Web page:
A parent who refuses to allow another parent visitation that has been court-ordered risks being found in contempt of court, thus subjecting themselves to possible jail time or a fine. Denial of visitation by a custodial parent can also result in the court transferring custody to the other parent.
It is also important to understand that the noncustodial parent’s failure to pay court-ordered child support does not legally justify the custodial parent’s denial of visitation. The reverse is also true: denial of visitation does not justify non-payment of child support.
Modification of Custody and Visitation
Custody and visitation issues are never permanently settled (until the children are grown). As children grow, parties remarry, and priorities change, a modification of custody and visitation may be required.
Virginia Code § 20-108 allows for modification of a custody or visitation order when (1) there has been a material change of circumstances and (2) it is in the best interest of the children to modify custody or visitation. The change of circumstances must have taken place after the entry of the last order in the case—it cannot be based on testimony or evidence that pre-dates the entry of the last order.
The change of circumstances may be either positive or negative. A positive change could be a parent’s remarriage or getting a new job with either a higher salary or more flexible work schedule. A negative change could be a child developing behavioral problems, one parent struggling with substance addiction, or a criminal conviction of a parent. As stated above, one parent’s denial of court-ordered visitation may also be a material change of circumstances allowing for a modification of custody.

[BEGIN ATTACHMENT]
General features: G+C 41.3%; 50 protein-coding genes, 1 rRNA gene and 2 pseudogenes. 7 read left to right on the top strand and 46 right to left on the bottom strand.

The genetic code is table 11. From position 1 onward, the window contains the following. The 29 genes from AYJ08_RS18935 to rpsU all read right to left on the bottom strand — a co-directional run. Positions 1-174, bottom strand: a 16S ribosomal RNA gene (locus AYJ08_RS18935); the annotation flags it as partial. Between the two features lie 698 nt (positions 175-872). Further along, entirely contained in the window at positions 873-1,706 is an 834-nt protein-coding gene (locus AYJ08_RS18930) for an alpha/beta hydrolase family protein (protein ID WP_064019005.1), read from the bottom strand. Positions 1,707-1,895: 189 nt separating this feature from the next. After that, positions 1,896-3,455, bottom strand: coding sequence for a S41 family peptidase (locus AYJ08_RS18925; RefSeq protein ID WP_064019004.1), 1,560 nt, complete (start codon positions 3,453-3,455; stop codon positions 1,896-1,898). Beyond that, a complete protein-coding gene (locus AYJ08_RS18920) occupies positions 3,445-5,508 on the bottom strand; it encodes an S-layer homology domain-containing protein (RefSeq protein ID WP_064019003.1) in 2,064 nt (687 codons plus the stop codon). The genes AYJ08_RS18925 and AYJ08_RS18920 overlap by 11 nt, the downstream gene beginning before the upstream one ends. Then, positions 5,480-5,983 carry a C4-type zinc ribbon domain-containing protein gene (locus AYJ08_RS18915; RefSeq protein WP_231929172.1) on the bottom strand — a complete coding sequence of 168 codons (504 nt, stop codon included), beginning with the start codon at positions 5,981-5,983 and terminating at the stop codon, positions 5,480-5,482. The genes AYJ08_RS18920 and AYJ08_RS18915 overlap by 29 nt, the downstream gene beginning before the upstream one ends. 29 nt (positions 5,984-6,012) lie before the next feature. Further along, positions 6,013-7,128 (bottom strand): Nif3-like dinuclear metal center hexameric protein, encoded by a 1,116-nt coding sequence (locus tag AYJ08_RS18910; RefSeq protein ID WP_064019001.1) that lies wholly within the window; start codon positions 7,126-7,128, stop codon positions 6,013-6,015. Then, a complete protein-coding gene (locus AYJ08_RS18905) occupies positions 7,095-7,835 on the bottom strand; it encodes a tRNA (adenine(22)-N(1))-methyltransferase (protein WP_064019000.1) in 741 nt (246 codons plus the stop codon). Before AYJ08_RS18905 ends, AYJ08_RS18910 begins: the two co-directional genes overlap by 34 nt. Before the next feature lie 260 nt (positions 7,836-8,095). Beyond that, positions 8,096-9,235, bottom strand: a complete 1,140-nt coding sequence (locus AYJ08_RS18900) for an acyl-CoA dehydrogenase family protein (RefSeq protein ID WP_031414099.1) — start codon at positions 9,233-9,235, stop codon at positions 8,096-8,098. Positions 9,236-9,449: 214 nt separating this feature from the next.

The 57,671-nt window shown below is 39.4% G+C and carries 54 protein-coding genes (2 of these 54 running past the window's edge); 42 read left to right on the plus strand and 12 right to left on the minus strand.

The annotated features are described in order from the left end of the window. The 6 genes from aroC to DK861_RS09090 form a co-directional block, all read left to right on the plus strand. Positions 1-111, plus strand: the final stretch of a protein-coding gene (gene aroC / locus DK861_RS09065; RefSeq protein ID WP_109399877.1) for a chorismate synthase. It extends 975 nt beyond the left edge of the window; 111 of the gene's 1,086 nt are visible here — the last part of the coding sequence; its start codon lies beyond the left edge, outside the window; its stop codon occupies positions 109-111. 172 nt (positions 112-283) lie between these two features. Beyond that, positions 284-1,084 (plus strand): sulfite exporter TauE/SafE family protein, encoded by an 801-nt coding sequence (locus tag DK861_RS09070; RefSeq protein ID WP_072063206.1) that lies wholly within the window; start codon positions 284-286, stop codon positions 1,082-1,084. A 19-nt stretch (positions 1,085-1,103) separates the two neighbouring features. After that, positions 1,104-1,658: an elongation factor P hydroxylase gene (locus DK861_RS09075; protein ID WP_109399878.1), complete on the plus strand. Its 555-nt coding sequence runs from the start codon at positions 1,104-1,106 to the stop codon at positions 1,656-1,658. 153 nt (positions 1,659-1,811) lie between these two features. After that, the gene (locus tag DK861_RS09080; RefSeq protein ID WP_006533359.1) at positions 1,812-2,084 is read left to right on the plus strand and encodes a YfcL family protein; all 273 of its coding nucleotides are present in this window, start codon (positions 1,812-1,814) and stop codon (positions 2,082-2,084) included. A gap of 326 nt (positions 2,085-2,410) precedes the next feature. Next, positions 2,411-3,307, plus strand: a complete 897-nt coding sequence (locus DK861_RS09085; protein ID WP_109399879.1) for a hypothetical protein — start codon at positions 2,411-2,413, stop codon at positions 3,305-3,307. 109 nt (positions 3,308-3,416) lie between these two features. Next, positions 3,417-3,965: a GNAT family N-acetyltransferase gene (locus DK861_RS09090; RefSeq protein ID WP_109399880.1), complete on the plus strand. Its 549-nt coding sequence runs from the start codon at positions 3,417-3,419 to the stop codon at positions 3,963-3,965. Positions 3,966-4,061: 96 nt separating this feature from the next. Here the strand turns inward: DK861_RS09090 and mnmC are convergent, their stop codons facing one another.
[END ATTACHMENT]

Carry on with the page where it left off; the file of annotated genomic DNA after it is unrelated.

If the court determines that there has been a material change of circumstances, it will then proceed to examine the best interests of the children by applying the factors listed in Virginia Code § 20-124.3. These are the same factors that were considered at the initial custody hearing, and include the age of the children; the health, needs, and relationship that each child has with each of their parents; and for any child of sufficient age, the child’s preference as to custody.